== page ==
The Complete Guide to the Way Americans Find Attorneys

The legal realm is one that is notoriously specialized and difficult for lay people to navigate. Whether it’s to defend them in court, to offer expert advice, for objective counsel, or to fight for their rights, many people find themselves in need of an attorney at one point in their lives or another. Finding the right one can be the tricky part. Here are a few of the most common ways that Americans find attorneys.

Print
Print has long been one of the most relied upon forms of finding products and services, and print materials are still relevant, even in today’s digital world. According to a report by the American Bar Association Standing Committee on the Delivery of Legal Services, between 13% and 34% of adults relied on print directories to find an attorney.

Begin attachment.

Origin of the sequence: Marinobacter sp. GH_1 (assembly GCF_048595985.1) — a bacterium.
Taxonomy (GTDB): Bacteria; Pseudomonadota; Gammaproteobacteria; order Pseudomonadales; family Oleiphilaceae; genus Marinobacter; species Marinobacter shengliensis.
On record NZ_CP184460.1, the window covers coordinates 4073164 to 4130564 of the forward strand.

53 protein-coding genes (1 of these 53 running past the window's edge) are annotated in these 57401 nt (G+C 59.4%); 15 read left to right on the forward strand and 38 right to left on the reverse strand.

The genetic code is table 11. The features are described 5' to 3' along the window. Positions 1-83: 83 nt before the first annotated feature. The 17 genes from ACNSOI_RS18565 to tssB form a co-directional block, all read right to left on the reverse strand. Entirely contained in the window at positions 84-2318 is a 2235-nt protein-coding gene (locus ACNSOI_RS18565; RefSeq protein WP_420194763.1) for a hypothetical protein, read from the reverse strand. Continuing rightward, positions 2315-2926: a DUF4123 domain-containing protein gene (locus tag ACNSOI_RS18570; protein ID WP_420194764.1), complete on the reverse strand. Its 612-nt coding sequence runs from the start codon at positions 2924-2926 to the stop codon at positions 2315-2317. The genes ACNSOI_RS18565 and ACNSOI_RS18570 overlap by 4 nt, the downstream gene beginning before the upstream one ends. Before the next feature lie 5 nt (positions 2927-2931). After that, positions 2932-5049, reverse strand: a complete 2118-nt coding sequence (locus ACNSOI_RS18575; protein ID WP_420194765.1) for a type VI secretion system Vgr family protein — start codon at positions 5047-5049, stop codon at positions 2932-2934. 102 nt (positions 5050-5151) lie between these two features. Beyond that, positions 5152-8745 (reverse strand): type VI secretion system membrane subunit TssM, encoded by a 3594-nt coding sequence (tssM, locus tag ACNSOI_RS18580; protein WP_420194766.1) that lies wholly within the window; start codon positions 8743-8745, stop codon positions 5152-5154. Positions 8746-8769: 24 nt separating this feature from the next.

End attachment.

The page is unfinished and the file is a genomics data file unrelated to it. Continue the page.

Word of Mouth
When Americans aren’t turning to tried and true print directories, they were turning to the people they know. Word of mouth is also a pretty powerful tool that Americans use to find an attorney — 46% of people who responded to an American Bar Association (ABA) survey said that they would ask a colleague, friend, or family member for a referral. Additionally, 34% reported that they would contact a lawyer that they already know.

Social Media
Though direct social interactions do favor well among Americans looking for an attorney, according to ABA research, social media is not as popular. Less than 20% of respondents said that they would consult Facebook, only 15% said they would consult blogs, and 9% said they would consult Twitter.

Websites
That same survey did uncover one of the most popular methods of finding an attorney that Americans use — consulting a website. Almost half (49%) of respondents said that they were either very or somewhat likely to consult websites that have a question-and-answer feature with a lawyer. Additionally, 44% of Americans check an attorney’s website during their search.

The majority of adult Internet users in the United States made use of online resources in their search, and about 65% say that online ratings and reviews were either extremely or moderately important in influencing their decision.

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